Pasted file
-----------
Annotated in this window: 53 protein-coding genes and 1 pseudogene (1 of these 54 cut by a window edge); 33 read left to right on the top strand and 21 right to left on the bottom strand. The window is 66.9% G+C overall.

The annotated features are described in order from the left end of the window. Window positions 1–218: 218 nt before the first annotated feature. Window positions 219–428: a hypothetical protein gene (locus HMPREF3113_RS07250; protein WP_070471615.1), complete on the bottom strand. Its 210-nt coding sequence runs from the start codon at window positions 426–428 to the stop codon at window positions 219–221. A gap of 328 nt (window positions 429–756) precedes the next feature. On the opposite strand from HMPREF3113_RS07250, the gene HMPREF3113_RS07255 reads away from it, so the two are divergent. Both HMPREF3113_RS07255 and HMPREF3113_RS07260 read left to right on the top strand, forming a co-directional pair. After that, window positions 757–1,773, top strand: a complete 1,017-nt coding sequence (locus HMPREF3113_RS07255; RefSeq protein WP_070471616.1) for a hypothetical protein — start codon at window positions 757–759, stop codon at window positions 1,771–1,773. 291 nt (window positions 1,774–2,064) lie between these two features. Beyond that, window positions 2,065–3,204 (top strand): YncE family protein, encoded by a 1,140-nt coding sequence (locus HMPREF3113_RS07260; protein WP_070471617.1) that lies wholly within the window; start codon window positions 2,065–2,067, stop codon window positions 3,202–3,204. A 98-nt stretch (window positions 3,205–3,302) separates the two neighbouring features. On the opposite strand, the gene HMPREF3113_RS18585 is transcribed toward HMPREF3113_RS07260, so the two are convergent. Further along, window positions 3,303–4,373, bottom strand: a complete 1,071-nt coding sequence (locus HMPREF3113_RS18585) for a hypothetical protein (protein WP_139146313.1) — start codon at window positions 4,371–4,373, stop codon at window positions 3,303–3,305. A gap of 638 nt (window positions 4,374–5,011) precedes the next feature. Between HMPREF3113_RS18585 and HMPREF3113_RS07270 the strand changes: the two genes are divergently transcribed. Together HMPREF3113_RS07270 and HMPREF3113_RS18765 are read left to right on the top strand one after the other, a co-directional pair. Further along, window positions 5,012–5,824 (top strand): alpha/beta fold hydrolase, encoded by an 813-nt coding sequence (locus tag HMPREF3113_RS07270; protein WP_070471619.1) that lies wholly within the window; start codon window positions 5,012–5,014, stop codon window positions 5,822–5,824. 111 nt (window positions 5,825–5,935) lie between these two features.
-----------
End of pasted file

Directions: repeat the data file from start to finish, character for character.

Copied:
Annotated in this window: 53 protein-coding genes and 1 pseudogene (1 of these 54 cut by a window edge); 33 read left to right on the top strand and 21 right to left on the bottom strand. The window is 66.9% G+C overall.

The annotated features are described in order from the left end of the window. Window positions 1–218: 218 nt before the first annotated feature. Window positions 219–428: a hypothetical protein gene (locus HMPREF3113_RS07250; protein WP_070471615.1), complete on the bottom strand. Its 210-nt coding sequence runs from the start codon at window positions 426–428 to the stop codon at window positions 219–221. A gap of 328 nt (window positions 429–756) precedes the next feature. On the opposite strand from HMPREF3113_RS07250, the gene HMPREF3113_RS07255 reads away from it, so the two are divergent. Both HMPREF3113_RS07255 and HMPREF3113_RS07260 read left to right on the top strand, forming a co-directional pair. After that, window positions 757–1,773, top strand: a complete 1,017-nt coding sequence (locus HMPREF3113_RS07255; RefSeq protein WP_070471616.1) for a hypothetical protein — start codon at window positions 757–759, stop codon at window positions 1,771–1,773. 291 nt (window positions 1,774–2,064) lie between these two features. Beyond that, window positions 2,065–3,204 (top strand): YncE family protein, encoded by a 1,140-nt coding sequence (locus HMPREF3113_RS07260; protein WP_070471617.1) that lies wholly within the window; start codon window positions 2,065–2,067, stop codon window positions 3,202–3,204. A 98-nt stretch (window positions 3,205–3,302) separates the two neighbouring features. On the opposite strand, the gene HMPREF3113_RS18585 is transcribed toward HMPREF3113_RS07260, so the two are convergent. Further along, window positions 3,303–4,373, bottom strand: a complete 1,071-nt coding sequence (locus HMPREF3113_RS18585) for a hypothetical protein (protein WP_139146313.1) — start codon at window positions 4,371–4,373, stop codon at window positions 3,303–3,305. A gap of 638 nt (window positions 4,374–5,011) precedes the next feature. Between HMPREF3113_RS18585 and HMPREF3113_RS07270 the strand changes: the two genes are divergently transcribed. Together HMPREF3113_RS07270 and HMPREF3113_RS18765 are read left to right on the top strand one after the other, a co-directional pair. Further along, window positions 5,012–5,824 (top strand): alpha/beta fold hydrolase, encoded by an 813-nt coding sequence (locus tag HMPREF3113_RS07270; protein WP_070471619.1) that lies wholly within the window; start codon window positions 5,012–5,014, stop codon window positions 5,822–5,824. 111 nt (window positions 5,825–5,935) lie between these two features.